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ANCESTORS AND DONORS
A look at tribal arts and cultures in old Asia
By Christian Lequindre and Marc Petit
Excerpted from Nepal: Shamanism and Tribal Sculpture
text and photos © asianart.com and the author except as where otherwise noted
June 07, 2010
(click on small images for large images with captions)
Black masks with facial expressions that are solemn, or occasionally grotesque, wild, or fantastic, but usually serene and strangely profound, incarnating the entire memory of the world yet rendered untamable by the spirit of the forests: statues both humble and haughty, their form reduced to essentials, furrowed by time, frozen in a pose of prayer and meditation: slighter objects such as boxes, cases, and butter-churn handles whose refined decoration apparently contrasts with the coarseness of the statues and the rawness of the masks, but in fact harmonizes in the way female does with male; all of these are part of the tribal arts of the Himalayas.
This art - whether it is labeled “primal,” “tribal,” or “archaic” is of little importance - comes from the Himalayas, and more specifically from Nepal. It is the most recent art, along with that of the Malay Archipelago (including the Philippines), to have made its way to the West. Nearly a century after the Cubists and Fauvists discovered the “Negro arts” of Africa and Oceania, half a century after André Breton and Claude Lévi-Strauss exhumed Amerindian and Inuit arts from the storerooms of ethnological history museums, a handful of adventurers, travelers, artists, collectors, and dealers, joined by a few ethnologists, have now unearthed the existence of a new, still largely unexplored continent.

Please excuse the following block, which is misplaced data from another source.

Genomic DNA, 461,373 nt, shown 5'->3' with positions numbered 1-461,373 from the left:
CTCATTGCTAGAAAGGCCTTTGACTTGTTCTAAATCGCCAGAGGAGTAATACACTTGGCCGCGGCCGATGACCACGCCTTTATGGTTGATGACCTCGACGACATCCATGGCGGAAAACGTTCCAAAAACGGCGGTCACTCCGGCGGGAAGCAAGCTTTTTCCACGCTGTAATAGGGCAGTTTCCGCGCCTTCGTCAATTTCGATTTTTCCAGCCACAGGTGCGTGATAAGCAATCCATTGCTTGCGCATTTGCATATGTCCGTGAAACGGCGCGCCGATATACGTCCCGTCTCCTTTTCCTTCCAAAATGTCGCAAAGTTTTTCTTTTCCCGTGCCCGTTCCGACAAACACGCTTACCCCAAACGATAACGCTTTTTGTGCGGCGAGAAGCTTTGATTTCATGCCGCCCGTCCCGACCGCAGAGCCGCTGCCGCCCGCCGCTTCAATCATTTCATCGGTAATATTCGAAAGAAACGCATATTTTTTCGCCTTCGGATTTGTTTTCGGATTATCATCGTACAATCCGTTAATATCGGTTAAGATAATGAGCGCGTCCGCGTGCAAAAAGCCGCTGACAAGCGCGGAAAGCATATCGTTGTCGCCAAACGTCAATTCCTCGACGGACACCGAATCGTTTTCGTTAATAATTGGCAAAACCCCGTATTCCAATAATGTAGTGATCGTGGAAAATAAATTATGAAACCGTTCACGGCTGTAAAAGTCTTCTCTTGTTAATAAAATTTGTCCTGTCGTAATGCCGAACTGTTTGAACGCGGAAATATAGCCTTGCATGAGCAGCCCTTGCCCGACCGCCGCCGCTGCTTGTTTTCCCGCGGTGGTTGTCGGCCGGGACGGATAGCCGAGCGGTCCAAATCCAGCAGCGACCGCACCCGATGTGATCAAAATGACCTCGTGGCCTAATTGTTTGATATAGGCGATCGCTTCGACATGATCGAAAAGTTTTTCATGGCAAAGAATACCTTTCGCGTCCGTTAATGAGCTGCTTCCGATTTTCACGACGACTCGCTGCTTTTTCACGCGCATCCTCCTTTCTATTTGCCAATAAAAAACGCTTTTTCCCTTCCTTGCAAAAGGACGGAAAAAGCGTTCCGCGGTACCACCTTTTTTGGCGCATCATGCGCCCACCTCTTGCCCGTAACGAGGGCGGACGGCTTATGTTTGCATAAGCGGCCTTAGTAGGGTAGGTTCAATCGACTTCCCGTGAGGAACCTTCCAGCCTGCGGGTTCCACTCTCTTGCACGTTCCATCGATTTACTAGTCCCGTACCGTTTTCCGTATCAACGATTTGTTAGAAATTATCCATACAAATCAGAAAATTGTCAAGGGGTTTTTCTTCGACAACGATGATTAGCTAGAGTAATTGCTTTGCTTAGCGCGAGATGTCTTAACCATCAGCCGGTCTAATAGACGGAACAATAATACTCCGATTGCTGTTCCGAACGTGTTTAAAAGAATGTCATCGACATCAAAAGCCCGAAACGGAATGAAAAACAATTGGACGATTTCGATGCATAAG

Why did this revelation occur so late? Because the kingdom of Nepal was never colonized. It opened itself to foreigners very cautiously, starting only in the 1950s. The local elite, comprised of the upper castes of Hindu society, felt nothing but contempt for the culture and crafts of the poor tribal and rural artisans, except when it came to a few strictly regulated services. Many orientalists unconsciously adopted these preconceptions, the main one still being held by many ethnologists, namely an over-emphasis on written cultures (not only Hindu but also Tibetan and Chinese) at the expense of popular, essentially oral traditions, associated with beliefs and practices judged superstitious by followers of the dominant religions of Brahmanism and Lamaist Buddhism, not to mention Islam and Christianity. Now, such bias not only devalorizes the tribal cultures subjected to the pressures of the dominant group (which in Nepal means the ”twice born,” wearers of the sacred thread), it also skews our view of the majority cultures and religions. India, Tibet, and China with their glamorous civilizations did not spring up completely formed by canonical texts and royal decree. Their roots and underlying mental structures are the same as the rural societies where worship of natural forces and veneration of ancestors is more important than the adoration of heavenly gods. In India, the persistence of a ”little tradition” alongside the ”great [Brahmanic] tradition” of the conquerors betrays the archaic, pre-Aryan foundations of popular culture. In Tibet, not everything began with the Buddhism taken there, according to legend, by Padmasambhava. The magical dimension pervading Lamaism and, even more so, the heretical practices of the bonpo, hark back to a pre-Buddhist past, to shamanism, and to what Rolf A. Stein calls the “nameless religion.” As to China - the China of the tribal minorities as well as the dominant Han ethnic group - it was not so long ago that shamanism and magic permeated popular beliefs and social life, as can be seen in the Nuo mask tradition that still survives in the southwestern provinces.